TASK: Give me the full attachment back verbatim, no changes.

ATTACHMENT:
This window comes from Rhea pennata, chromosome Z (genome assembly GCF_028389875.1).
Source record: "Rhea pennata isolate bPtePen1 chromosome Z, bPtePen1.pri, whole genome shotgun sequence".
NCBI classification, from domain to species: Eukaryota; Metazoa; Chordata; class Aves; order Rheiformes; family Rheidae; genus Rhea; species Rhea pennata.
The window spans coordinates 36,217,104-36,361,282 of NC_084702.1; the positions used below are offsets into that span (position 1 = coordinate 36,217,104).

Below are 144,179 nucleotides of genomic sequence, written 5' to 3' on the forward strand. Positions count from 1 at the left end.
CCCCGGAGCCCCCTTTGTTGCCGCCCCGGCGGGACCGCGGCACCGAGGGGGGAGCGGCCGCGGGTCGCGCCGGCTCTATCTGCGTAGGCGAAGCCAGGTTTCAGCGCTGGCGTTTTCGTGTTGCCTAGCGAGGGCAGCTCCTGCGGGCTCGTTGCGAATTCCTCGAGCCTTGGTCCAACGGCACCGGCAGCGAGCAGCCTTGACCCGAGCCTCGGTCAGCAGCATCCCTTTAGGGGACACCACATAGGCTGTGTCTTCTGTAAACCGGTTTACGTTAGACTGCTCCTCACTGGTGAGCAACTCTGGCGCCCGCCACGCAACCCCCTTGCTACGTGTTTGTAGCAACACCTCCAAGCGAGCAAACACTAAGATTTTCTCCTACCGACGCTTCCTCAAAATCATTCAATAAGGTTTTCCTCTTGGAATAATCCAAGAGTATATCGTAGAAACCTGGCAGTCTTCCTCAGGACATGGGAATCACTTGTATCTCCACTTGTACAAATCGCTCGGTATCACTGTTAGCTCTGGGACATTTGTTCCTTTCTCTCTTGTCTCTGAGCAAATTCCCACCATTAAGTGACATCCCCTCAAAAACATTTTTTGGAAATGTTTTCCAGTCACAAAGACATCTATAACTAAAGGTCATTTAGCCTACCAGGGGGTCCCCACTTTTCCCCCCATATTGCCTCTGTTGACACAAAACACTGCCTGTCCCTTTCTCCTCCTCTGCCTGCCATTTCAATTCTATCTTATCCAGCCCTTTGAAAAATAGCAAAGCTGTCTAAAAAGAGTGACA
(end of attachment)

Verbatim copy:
This window comes from Rhea pennata, chromosome Z (genome assembly GCF_028389875.1).
Source record: "Rhea pennata isolate bPtePen1 chromosome Z, bPtePen1.pri, whole genome shotgun sequence".
NCBI classification, from domain to species: Eukaryota; Metazoa; Chordata; class Aves; order Rheiformes; family Rheidae; genus Rhea; species Rhea pennata.
The window spans coordinates 36,217,104-36,361,282 of NC_084702.1; the positions used below are offsets into that span (position 1 = coordinate 36,217,104).

Below are 144,179 nucleotides of genomic sequence, written 5' to 3' on the forward strand. Positions count from 1 at the left end.
CCCCGGAGCCCCCTTTGTTGCCGCCCCGGCGGGACCGCGGCACCGAGGGGGGAGCGGCCGCGGGTCGCGCCGGCTCTATCTGCGTAGGCGAAGCCAGGTTTCAGCGCTGGCGTTTTCGTGTTGCCTAGCGAGGGCAGCTCCTGCGGGCTCGTTGCGAATTCCTCGAGCCTTGGTCCAACGGCACCGGCAGCGAGCAGCCTTGACCCGAGCCTCGGTCAGCAGCATCCCTTTAGGGGACACCACATAGGCTGTGTCTTCTGTAAACCGGTTTACGTTAGACTGCTCCTCACTGGTGAGCAACTCTGGCGCCCGCCACGCAACCCCCTTGCTACGTGTTTGTAGCAACACCTCCAAGCGAGCAAACACTAAGATTTTCTCCTACCGACGCTTCCTCAAAATCATTCAATAAGGTTTTCCTCTTGGAATAATCCAAGAGTATATCGTAGAAACCTGGCAGTCTTCCTCAGGACATGGGAATCACTTGTATCTCCACTTGTACAAATCGCTCGGTATCACTGTTAGCTCTGGGACATTTGTTCCTTTCTCTCTTGTCTCTGAGCAAATTCCCACCATTAAGTGACATCCCCTCAAAAACATTTTTTGGAAATGTTTTCCAGTCACAAAGACATCTATAACTAAAGGTCATTTAGCCTACCAGGGGGTCCCCACTTTTCCCCCCATATTGCCTCTGTTGACACAAAACACTGCCTGTCCCTTTCTCCTCCTCTGCCTGCCATTTCAATTCTATCTTATCCAGCCCTTTGAAAAATAGCAAAGCTGTCTAAAAAGAGTGACA